Smiles bet­ter – res­i­dents are hap­pier than year ago

Rochdale Observer - - NOSTALGIA -

PEO­PLE in Rochdale are hap­pier than they were a year ago, ac­cord­ing to a new sur­vey from the Of­fice for Na­tional Sta­tis­tics.

The an­nual ONS sur­vey, which cov­ers the 12 months to the end of March, asked peo­ple aged 16 and over across the UK to rate four ar­eas of their per­sonal well­be­ing.

Three of the ar­eas their hap­pi­ness, life sat­is­fac­tion and sense of the things they do in life be­ing worth­while - are ranked on a scale from zero to ten with ten be­ing the high­est.

The av­er­age hap­pi­ness score for re­spon­dents in Rochdale was 7.48, be­low the na­tional av­er­age of 7.52.

Over­all, 73% of peo­ple in Rochdale ranked their hap­pi­ness be­tween seven and ten, mean­ing ei­ther high or very high, com­pared to 75.4% in the UK.

Since the sur­vey be­gan in 2011-12 hap­pi­ness in the UK has been in­creas­ing year-on-year but has slowed in re­cent years.

Peo­ple in Rochdale have also been re­port­ing higher lev­els of hap­pi­ness as the years go by.

The lev­els of hap­pi­ness this year were the high­est since the sur­vey be­gan.

There were sim­i­lar im­prove­ments in re­sults for the other ar­eas of well-be­ing in Rochdale.

Life sat­is­fac­tion and feel­ings that peo­ple’s lives are worth­while both im­proved on last year, although both are still be­low the na­tional av­er­age.

An­other ques­tion in the sur­vey asks re­spon­dents to rank how anx­ious they felt on the pre­vi­ous day, with zero be­ing ‘not at all anx­ious’ and ten be­ing ‘com­pletely anx­ious’. In Rochdale anx­i­ety lev­els have crept up to 2.82 this year, com­pared to a na­tional av­er­age of 2.89.

Ac­cord­ing to ONS re­search, peo­ple’s views about their health, em­ploy­ment, and re­la­tion­ship sta­tus are the fac­tors most likely to im­pact how they rate their per­sonal well­be­ing.

Bad health was the most sig­nif­i­cant fac­tor as­so­ci­ated with re­ports of poor well-be­ing, fol­lowed by be­ing eco­nom­i­cally in­ac­tive with a long-term ill­ness or dis­abil­ity.

Dis­abil­ity char­ity Scope said em­ploy­ers’ out­dated at­ti­tudes and in­flex­i­ble work­ing prac­tices was keep­ing dis­abled peo­ple out of work.

James Tay­lor, head of pol­icy at Scope, said: “This needs to change. Gov­ern­ment and em­ploy­ers need to all be­come Dis­abil­ity Gamechang­ers – by chal­leng­ing neg­a­tive at­ti­tudes and tack­ling the many bar­ri­ers dis­abled peo­ple face.”

The ONS re­port noted that em­ploy­ment wor­ries went be­yond just hav­ing a job, and also con­cerned the qual­ity of job se­cu­rity, wages and work-life bal­ance.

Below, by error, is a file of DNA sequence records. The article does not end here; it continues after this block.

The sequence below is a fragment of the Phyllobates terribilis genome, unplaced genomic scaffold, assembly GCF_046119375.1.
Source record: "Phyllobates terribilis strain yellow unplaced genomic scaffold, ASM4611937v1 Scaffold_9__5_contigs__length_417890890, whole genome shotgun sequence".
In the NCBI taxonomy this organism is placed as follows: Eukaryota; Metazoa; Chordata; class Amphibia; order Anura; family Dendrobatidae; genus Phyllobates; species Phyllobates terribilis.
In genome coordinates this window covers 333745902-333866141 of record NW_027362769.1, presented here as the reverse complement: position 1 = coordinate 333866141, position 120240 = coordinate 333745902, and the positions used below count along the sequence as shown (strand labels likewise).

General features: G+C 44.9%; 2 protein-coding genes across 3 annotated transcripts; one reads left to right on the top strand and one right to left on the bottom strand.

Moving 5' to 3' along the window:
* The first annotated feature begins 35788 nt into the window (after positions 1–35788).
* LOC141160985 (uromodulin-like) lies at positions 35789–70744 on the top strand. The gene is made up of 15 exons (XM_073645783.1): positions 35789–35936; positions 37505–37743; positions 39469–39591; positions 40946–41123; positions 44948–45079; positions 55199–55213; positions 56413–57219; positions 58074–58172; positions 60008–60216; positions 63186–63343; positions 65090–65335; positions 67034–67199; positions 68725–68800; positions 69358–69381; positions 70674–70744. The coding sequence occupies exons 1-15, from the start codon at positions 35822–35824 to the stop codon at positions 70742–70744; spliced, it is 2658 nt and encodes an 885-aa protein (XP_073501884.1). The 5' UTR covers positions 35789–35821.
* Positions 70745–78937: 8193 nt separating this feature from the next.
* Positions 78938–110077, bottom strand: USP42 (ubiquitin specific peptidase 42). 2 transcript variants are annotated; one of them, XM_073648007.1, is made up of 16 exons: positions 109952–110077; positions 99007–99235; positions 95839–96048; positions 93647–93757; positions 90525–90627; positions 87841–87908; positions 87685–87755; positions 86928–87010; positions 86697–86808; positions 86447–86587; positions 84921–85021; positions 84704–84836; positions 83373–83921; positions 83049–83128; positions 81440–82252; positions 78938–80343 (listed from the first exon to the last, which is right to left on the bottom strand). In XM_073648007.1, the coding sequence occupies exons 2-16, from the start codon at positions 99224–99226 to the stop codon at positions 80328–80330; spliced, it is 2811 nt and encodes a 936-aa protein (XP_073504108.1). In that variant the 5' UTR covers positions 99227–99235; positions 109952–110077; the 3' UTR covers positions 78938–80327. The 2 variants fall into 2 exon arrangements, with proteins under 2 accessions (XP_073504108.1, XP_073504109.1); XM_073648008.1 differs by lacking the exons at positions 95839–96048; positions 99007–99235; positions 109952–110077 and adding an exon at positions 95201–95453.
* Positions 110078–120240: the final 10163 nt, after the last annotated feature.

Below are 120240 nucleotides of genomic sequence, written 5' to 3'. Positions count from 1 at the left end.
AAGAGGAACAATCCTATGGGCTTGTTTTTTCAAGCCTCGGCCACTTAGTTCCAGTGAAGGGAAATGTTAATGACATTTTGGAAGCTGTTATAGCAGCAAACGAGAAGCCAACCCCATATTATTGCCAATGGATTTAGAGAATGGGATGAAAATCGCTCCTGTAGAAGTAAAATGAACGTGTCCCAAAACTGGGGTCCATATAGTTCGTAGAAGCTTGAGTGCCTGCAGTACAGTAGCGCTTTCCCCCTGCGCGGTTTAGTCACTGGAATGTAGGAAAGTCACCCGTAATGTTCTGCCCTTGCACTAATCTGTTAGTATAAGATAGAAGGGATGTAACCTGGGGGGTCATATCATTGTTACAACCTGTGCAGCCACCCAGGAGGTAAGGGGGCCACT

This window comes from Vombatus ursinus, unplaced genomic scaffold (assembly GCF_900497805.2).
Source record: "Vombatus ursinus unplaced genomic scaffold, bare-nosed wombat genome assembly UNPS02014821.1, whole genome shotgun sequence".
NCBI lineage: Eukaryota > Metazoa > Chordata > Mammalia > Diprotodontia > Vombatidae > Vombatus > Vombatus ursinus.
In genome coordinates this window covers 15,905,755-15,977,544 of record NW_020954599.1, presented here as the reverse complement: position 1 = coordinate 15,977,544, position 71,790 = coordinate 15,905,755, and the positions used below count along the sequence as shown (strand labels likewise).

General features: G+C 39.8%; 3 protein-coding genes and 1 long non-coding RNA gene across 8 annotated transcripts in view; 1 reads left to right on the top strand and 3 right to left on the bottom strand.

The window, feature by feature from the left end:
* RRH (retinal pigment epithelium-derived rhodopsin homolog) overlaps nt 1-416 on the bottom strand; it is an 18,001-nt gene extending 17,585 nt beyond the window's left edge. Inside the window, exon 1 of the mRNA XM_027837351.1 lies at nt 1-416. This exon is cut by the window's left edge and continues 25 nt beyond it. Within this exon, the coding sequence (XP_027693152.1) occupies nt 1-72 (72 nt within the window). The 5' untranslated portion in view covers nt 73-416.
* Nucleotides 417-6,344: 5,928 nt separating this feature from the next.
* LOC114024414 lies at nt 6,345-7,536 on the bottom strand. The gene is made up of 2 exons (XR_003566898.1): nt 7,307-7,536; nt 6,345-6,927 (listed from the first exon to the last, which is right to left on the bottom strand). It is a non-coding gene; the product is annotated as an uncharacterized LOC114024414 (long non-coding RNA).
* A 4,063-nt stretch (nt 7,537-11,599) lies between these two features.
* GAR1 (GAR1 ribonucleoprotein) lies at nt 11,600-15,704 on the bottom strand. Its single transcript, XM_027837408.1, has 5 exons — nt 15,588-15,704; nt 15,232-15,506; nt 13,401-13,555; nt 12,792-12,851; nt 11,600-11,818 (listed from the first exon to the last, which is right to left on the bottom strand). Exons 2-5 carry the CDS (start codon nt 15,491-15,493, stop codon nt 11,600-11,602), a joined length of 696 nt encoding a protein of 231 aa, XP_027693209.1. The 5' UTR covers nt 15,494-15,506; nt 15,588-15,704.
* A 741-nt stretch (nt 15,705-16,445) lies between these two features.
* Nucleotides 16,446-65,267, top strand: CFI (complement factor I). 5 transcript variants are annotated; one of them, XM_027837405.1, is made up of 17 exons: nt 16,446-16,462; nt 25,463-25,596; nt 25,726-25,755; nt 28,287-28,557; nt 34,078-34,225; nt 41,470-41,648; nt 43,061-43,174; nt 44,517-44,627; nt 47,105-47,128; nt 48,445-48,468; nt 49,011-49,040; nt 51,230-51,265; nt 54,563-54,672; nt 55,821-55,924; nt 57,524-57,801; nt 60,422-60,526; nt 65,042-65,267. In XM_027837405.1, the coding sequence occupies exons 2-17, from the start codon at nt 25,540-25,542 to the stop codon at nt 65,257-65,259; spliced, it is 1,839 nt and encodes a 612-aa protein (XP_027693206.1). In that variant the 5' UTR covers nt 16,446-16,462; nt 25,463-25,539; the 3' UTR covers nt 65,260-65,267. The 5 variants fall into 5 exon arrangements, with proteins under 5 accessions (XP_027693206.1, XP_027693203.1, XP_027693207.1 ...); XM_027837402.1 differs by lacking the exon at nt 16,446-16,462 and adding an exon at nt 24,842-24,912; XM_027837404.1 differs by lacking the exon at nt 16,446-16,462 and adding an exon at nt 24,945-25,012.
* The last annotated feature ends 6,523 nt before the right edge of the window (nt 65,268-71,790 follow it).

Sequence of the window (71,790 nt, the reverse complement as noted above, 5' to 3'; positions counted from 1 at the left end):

It con­tin­ued: “We know that well-be­ing does not thrive in cir­cum­stances of great in­equal­ity. Re­duc­ing dis­par­i­ties in life ex­pectancy and health, ac­cess to skills and ed­u­ca­tion, good jobs and af­ford­able homes should be an im­por­tant pri­or­ity for achiev­ing in­clu­sive growth in all ar­eas.”

Com­ing out top in the well-be­ing sur­vey this year was North­ern Ire­land, which re­ported the low­est lev­els of anx­i­ety and the high­est lev­els of hap­pi­ness, sat­is­fac­tion and feel­ings of wor­thi­ness of any UK re­gion for two years run­ning.

The sin­gle hap­pi­est place in the UK how­ever was Rush­moor in Hamp­shire, with a score of 8.35.

The worst per­form­ing re­gion across the board was Lon­don, while peo­ple in Wales also re­port lower than av­er­age sat­is­fac­tion with their lives than the other na­tions of the UK.

Sil­via Man­clossi, head of the qual­ity of life team at the ONS said: “An im­por­tant part of our work is look­ing be­yond the eco­nomic health of the coun­try to how its peo­ple are far­ing and in­equal­i­ties in so­ci­ety.

“To­day, for the first time, we have iden­ti­fied how fac­tors such as health, ac­cess to ser­vices and crime lev­els may af­fect how peo­ple rate their well-be­ing in dif­fer­ent parts of the UK.

“This can help lo­cal au­thor­i­ties and other or­gan­i­sa­tions to bet­ter un­der­stand where ser­vices could be tar­geted to help im­prove the well­be­ing of peo­ple in their area.”

Mean­while, peo­ple in Rossendale, which in­cludes Whit­worth, are among the most anx­ious in the UK, ac­cord­ing to a new Of­fice for Na­tional Sta­tis­tics sur­vey.

The av­er­age anx­i­ety score for re­spon­dents in Rossendale was 3.37, one of the high­est scores in Eng­land, com­pared to an av­er­age UK score of 2.89.

The most anx­ious places this year were Lis­burn and Castlereagh in North­ern Ire­land.

●●Sta­tis­tics show peo­ple in Rochdale are hap­pier than a year ago

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